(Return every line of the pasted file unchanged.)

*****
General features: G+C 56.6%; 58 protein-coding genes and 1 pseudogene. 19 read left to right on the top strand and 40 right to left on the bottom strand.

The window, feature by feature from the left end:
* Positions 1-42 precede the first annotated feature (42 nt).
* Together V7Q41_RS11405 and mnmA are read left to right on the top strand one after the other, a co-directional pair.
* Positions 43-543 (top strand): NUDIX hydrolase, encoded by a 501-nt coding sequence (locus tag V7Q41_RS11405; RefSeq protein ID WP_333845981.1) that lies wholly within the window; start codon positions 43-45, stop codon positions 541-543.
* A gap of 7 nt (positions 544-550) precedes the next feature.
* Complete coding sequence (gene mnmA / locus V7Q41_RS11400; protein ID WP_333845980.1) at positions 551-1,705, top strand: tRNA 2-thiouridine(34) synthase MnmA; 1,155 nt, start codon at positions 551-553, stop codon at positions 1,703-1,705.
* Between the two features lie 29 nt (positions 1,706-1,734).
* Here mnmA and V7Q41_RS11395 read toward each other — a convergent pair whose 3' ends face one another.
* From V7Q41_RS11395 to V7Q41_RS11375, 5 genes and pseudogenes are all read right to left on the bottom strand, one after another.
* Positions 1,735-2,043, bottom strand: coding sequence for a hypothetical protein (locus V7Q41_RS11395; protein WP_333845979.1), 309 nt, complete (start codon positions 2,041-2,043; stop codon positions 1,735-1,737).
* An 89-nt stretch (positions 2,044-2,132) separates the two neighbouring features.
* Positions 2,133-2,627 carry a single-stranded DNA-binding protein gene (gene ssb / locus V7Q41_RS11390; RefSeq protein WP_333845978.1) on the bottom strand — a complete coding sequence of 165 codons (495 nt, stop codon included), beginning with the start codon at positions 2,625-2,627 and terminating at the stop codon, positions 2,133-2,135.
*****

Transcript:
General features: G+C 56.6%; 58 protein-coding genes and 1 pseudogene. 19 read left to right on the top strand and 40 right to left on the bottom strand.

The window, feature by feature from the left end:
* Positions 1-42 precede the first annotated feature (42 nt).
* Together V7Q41_RS11405 and mnmA are read left to right on the top strand one after the other, a co-directional pair.
* Positions 43-543 (top strand): NUDIX hydrolase, encoded by a 501-nt coding sequence (locus tag V7Q41_RS11405; RefSeq protein ID WP_333845981.1) that lies wholly within the window; start codon positions 43-45, stop codon positions 541-543.
* A gap of 7 nt (positions 544-550) precedes the next feature.
* Complete coding sequence (gene mnmA / locus V7Q41_RS11400; protein ID WP_333845980.1) at positions 551-1,705, top strand: tRNA 2-thiouridine(34) synthase MnmA; 1,155 nt, start codon at positions 551-553, stop codon at positions 1,703-1,705.
* Between the two features lie 29 nt (positions 1,706-1,734).
* Here mnmA and V7Q41_RS11395 read toward each other — a convergent pair whose 3' ends face one another.
* From V7Q41_RS11395 to V7Q41_RS11375, 5 genes and pseudogenes are all read right to left on the bottom strand, one after another.
* Positions 1,735-2,043, bottom strand: coding sequence for a hypothetical protein (locus V7Q41_RS11395; protein WP_333845979.1), 309 nt, complete (start codon positions 2,041-2,043; stop codon positions 1,735-1,737).
* An 89-nt stretch (positions 2,044-2,132) separates the two neighbouring features.
* Positions 2,133-2,627 carry a single-stranded DNA-binding protein gene (gene ssb / locus V7Q41_RS11390; RefSeq protein WP_333845978.1) on the bottom strand — a complete coding sequence of 165 codons (495 nt, stop codon included), beginning with the start codon at positions 2,625-2,627 and terminating at the stop codon, positions 2,133-2,135.